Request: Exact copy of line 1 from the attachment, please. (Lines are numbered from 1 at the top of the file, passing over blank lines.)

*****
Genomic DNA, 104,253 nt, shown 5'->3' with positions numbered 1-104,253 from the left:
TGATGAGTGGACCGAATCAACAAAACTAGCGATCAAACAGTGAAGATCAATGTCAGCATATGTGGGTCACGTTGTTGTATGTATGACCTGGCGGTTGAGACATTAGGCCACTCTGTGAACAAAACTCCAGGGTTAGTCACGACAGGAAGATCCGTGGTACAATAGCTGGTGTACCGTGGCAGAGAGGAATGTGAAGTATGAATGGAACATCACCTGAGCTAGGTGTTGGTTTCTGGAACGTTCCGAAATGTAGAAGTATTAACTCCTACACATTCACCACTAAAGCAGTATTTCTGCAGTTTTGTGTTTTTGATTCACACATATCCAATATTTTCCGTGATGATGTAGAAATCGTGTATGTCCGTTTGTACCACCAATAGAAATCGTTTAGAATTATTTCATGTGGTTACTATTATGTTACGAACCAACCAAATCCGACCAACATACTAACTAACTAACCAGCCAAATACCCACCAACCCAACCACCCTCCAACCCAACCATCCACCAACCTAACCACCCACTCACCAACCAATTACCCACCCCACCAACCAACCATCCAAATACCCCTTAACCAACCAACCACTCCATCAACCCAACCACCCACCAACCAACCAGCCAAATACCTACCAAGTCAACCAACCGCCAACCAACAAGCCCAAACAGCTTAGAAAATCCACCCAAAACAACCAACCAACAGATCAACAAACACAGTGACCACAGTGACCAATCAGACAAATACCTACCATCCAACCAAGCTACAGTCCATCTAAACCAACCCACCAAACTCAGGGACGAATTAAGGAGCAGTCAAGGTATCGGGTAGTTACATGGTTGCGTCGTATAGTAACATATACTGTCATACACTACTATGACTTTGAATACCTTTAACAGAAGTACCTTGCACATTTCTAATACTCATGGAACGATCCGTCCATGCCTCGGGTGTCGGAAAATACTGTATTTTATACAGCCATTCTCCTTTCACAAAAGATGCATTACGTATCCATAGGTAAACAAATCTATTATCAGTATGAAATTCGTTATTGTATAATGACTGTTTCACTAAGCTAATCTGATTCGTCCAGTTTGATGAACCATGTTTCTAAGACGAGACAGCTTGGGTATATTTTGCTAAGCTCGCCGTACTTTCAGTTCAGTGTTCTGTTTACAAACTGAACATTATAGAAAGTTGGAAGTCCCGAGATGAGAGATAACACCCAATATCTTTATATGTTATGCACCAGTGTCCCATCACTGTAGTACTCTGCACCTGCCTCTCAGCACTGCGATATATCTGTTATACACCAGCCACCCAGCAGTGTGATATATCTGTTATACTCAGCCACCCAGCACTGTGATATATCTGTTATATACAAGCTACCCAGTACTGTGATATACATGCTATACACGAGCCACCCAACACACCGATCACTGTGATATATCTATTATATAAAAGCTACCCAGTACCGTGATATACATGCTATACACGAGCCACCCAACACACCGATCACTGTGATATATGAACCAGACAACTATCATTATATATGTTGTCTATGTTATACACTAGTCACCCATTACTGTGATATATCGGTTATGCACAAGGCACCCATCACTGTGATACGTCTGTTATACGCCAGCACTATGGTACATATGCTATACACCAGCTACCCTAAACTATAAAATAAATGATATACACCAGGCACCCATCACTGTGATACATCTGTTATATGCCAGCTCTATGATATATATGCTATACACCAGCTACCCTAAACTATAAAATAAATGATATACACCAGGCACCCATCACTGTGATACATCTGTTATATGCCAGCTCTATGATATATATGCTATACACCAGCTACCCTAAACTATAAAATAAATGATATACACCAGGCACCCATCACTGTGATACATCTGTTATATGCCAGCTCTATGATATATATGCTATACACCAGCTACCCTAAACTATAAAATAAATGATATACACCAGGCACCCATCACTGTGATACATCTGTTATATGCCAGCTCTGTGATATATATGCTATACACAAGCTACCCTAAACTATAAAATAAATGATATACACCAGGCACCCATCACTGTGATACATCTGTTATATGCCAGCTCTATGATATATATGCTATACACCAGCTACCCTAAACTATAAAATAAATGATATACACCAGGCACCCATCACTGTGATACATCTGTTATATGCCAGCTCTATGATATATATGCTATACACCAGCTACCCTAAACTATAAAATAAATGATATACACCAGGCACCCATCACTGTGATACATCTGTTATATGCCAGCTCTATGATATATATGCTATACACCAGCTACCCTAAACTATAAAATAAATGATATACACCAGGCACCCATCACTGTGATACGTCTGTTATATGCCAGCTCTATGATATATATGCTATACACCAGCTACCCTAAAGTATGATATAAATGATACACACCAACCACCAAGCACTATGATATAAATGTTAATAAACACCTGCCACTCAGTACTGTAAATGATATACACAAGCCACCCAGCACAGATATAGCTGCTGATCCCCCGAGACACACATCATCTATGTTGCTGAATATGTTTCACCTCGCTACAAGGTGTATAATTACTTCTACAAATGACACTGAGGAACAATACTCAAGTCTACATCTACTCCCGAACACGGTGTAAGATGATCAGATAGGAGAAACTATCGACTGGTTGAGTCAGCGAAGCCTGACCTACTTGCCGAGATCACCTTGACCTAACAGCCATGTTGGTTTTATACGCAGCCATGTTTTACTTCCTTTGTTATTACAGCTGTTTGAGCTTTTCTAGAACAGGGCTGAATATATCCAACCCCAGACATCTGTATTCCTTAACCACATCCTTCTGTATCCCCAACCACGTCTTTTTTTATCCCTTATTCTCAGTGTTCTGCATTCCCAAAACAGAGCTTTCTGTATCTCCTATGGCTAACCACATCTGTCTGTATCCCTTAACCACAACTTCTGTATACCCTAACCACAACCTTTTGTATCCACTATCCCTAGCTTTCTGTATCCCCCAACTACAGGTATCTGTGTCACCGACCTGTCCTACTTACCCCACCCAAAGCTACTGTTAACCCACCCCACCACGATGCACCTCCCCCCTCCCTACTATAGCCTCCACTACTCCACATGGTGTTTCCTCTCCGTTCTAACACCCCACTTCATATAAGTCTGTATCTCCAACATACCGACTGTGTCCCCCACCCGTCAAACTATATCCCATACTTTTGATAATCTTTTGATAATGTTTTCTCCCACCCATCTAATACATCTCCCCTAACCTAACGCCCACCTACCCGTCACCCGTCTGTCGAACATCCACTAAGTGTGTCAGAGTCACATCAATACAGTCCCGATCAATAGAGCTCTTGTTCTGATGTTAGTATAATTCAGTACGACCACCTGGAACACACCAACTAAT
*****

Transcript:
Genomic DNA, 104,253 nt, shown 5'->3' with positions numbered 1-104,253 from the left: